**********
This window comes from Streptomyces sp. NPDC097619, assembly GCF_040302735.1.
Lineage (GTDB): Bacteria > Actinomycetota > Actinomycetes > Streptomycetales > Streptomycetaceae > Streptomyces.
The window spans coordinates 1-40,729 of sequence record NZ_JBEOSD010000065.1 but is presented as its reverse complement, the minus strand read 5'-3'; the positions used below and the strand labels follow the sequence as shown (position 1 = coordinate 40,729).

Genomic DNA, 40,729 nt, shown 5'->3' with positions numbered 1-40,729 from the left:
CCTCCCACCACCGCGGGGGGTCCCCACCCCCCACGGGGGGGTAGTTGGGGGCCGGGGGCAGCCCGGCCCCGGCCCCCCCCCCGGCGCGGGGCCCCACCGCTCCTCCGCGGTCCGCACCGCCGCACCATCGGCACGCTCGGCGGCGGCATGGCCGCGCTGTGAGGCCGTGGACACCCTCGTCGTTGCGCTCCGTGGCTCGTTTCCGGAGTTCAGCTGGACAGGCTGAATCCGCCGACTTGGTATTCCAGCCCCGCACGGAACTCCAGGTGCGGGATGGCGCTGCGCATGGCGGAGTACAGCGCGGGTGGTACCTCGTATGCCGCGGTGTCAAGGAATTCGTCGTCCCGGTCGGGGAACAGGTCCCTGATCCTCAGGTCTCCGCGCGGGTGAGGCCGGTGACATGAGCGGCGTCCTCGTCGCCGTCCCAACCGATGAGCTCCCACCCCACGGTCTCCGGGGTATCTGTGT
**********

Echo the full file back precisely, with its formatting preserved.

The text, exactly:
This window comes from Streptomyces sp. NPDC097619, assembly GCF_040302735.1.
Lineage (GTDB): Bacteria > Actinomycetota > Actinomycetes > Streptomycetales > Streptomycetaceae > Streptomyces.
The window spans coordinates 1-40,729 of sequence record NZ_JBEOSD010000065.1 but is presented as its reverse complement, the minus strand read 5'-3'; the positions used below and the strand labels follow the sequence as shown (position 1 = coordinate 40,729).

Genomic DNA, 40,729 nt, shown 5'->3' with positions numbered 1-40,729 from the left:
CCTCCCACCACCGCGGGGGGTCCCCACCCCCCACGGGGGGGTAGTTGGGGGCCGGGGGCAGCCCGGCCCCGGCCCCCCCCCCGGCGCGGGGCCCCACCGCTCCTCCGCGGTCCGCACCGCCGCACCATCGGCACGCTCGGCGGCGGCATGGCCGCGCTGTGAGGCCGTGGACACCCTCGTCGTTGCGCTCCGTGGCTCGTTTCCGGAGTTCAGCTGGACAGGCTGAATCCGCCGACTTGGTATTCCAGCCCCGCACGGAACTCCAGGTGCGGGATGGCGCTGCGCATGGCGGAGTACAGCGCGGGTGGTACCTCGTATGCCGCGGTGTCAAGGAATTCGTCGTCCCGGTCGGGGAACAGGTCCCTGATCCTCAGGTCTCCGCGCGGGTGAGGCCGGTGACATGAGCGGCGTCCTCGTCGCCGTCCCAACCGATGAGCTCCCACCCCACGGTCTCCGGGGTATCTGTGT